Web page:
The Holumbus-Distribution package

[Tags:library, program]

Holumbus-Distribution offers Erlang-Style mailboxes for an easy implementation of distributed systems in Haskell. The mailboxes can be used to exchange messages between threads inside a single program or between programs over the network.

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Versions 0.0.1,, 0.1.0, 0.1.1
Dependencies base (>=4), binary (>=0.4), bytestring (>=0.9), containers (>=0.1), editline (>=0.2), haskell98 (>=1), hslogger (>=1.0), hxt (>=8.2), network (>=2.1), time (>=1.1), unix (>=2.3) [details]
License OtherLicense
Copyright Copyright (c) 2008 Stefan Schmidt, Uwe Schmidt
Author Stefan Schmidt, Uwe Schmidt
Maintainer Stefan Schmidt <>
Category Distributed Computing, Network
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Uploaded Sun Mar 8 12:56:34 UTC 2009 by StefanSchmidt
Distributions NixOS:0.1.1
Downloads 1184 total (6 in the last 30 days)
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Status Docs uploaded by user
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Readme for Holumbus-Distribution

Readme for Holumbus-Distribution-0.0.1

This is the Holumbus-Distribution Library

Version 0.0.1

Stefan Schmidt


Holumbus is a set of Haskell libraries. This package contains the 
Holumbus-Distribution library for building and running a distributed systems.
One of the core elements of this library is an Erlang-like mailbox 
system for interchanging messages between different threads or applications. 

This library itself is independent from other Holumbus libraries.


The "Chan" data type form Control.Concurrent.Chan is pretty useful.
You can easily use it as a queue for the consumer-producer-problem. One
thread writes into the channel, the other reads the data from it. But this
only works, if the two threads are running in the same address space.
That means the Chan data type cannot be used for the communication of
distinct applications, but this scenario is a normal use case.

Therefore it would be very useful to have a single framework for inter- 
and intra-process communication. One thread can create a mailbox and other 
threads can send messages to it, though it should make no difference, 
if the threads are in the same address space or not.

This libary offers a "Stream-Port" implementation, borrowed from the
multi-paradigm programming language Mozart/Oz.

A stream in this context is like a mailbox or a receiver. Other threads can send
messages to it via a port. A port in this context has nothing to do with the
port number of a unix-socket. Think of it as a sender.

To address a stream over the network easily, you can give him a unique name.
Then you can create a port, give him that stream name and the messages will
be send directly to the stream. This requires you to start the PortRegistry.

The PortRegistry keeps a log for all global communication streams in the
network. It MUST be started BEFORE all other programs. In future versions this
explicit execution sequence might not be necessary any more, but for now the
FIRST thing you have to start is the PortRegistry. There is ONLY ONE one
instance allowed in the whole communication network (this might also change).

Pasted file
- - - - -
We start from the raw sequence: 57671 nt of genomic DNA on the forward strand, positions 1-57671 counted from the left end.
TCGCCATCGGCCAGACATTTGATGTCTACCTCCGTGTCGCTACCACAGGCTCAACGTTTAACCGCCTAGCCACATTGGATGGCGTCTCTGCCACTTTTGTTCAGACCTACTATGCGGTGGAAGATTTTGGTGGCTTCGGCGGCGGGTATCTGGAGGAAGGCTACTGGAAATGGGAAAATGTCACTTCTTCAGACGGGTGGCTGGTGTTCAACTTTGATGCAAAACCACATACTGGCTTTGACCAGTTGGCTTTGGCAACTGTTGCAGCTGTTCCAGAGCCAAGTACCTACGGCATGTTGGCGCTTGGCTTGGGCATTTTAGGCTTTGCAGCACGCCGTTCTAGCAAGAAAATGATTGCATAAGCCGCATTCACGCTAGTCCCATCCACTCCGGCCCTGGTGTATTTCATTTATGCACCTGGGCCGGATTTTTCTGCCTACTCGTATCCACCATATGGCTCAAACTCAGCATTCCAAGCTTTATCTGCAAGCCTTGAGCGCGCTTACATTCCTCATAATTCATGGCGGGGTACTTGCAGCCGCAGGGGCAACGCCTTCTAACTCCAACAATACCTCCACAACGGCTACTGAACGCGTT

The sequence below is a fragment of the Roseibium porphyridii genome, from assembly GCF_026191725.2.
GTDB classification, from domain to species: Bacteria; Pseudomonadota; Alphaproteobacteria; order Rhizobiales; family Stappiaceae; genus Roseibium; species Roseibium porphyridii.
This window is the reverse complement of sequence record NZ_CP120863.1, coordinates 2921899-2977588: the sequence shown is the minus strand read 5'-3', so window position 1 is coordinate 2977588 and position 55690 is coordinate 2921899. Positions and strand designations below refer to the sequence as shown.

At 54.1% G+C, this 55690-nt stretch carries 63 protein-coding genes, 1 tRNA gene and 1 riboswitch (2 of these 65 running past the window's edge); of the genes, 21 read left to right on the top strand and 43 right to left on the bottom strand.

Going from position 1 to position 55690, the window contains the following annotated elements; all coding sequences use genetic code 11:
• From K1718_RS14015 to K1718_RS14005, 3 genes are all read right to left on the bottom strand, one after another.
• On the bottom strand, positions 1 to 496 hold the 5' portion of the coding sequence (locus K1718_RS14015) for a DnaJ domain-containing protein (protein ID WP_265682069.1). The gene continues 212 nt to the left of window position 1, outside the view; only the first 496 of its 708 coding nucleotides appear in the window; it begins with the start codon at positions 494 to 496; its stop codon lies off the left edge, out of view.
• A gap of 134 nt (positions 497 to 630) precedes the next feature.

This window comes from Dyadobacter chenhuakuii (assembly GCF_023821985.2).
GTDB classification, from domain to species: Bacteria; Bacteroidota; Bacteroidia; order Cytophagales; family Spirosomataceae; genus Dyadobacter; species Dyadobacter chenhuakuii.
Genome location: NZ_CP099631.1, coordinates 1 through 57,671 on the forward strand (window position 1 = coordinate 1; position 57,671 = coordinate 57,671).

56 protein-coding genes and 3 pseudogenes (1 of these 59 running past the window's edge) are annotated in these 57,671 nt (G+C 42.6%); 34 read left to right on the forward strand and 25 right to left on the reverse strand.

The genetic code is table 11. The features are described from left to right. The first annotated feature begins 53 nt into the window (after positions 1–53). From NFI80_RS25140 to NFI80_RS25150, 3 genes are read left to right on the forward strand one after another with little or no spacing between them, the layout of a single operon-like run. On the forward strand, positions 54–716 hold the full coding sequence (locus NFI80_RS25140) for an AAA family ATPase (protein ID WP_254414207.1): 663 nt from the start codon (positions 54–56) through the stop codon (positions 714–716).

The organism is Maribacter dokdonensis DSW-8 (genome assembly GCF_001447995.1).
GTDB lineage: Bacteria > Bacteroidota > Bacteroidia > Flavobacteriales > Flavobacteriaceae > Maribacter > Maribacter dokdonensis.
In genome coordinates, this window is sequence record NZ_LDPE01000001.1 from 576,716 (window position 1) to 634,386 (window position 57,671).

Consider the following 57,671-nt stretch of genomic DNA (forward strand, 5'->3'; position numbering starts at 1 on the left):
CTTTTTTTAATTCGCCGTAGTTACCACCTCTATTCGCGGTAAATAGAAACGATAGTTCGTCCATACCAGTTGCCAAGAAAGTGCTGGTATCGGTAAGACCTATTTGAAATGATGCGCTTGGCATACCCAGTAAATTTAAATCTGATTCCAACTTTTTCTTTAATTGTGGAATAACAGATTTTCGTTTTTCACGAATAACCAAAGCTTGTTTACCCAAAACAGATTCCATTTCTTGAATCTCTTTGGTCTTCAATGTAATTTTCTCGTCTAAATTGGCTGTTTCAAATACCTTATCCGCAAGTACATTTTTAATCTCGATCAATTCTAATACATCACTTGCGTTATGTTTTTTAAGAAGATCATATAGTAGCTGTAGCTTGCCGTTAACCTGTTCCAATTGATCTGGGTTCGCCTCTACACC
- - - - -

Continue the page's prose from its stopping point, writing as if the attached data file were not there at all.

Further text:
You can find the main parts for the communication in the module

This library also contains some parts which might be useful, e.g. some
specialized maps (Holumbus.Data) and a commandline user interface
(Holumbus.Console). They are used in other Holumbus libraries.


Examples  Some example applications
Programs  The applications you need to run a distributed system.
source    Source code of the Holumbus-Distribution library.


So far, this library is only tested under Linux, please tell me, if you have 
problems under Windows or other OS.
The Holumbus-Distribution library requires at least GHC 6.10 and the 
following packages (available via Hackage).



A Cabal file is provided, therefore Holumbus-Distribution can be installed using
the standard Cabal way:

$ runhaskell Setup.hs configure
$ runhaskell Setup.hs build
$ runhaskell Setup.hs install --global # with root privileges

This will generate the library and the PortRegestry program.

For those who prefer to build it the old way with make:

$ make build
$ make install # with root privileges

If you want to run your own distributed system, you'll need to compile the
PortRegistry, too. This can be done with

$ make programs

Steps to make a distributed system running

Before you can use the mailboxes in your own programs, you need to start the
PortRegistry BEFORE running any of you programs. If you have compiled the
PortRegistry, you can start it with: 

$ cd Programs/PortRegistry
$ ./PortRegistry

This will create a file "registry.xml" in your "/tmp" directory. This file
contains all information for your programs to access the PortRegistry.
It is wise to copy this file to every computer, on which you want to run a 
program of your system.

Before you can send/receive messages in your programs, you'll need to
load the "registry.xml" file. This can be done by two simple lines in the

p <- newPortRegistryFromXmlFile "/tmp/registry.xml"
setPortRegistry p

To create a simple Mailbox for receiving messages, you can look a the following
main :: IO ()
  = do
    reg <- newPortRegistryFromXmlFile "/tmp/registry.xml"
    setPortRegistry reg
    gS <- (newGlobalStream "global"):: IO (Stream String)
    msg <- readStream gS
    putStrLn msg

This program will set up a mailbox and wait till the first message is received
and print it out. Then is will terminate.
And the following program will send a message to your mailbox:      
main :: IO ()
  = do
    reg <- newPortRegistryFromXmlFile "/tmp/registry.xml"
    setPortRegistry reg
    gP <- (newGlobalPort "global")::IO (Port String)
    send gP "Hello World"
This program just sends one message to your mailbox.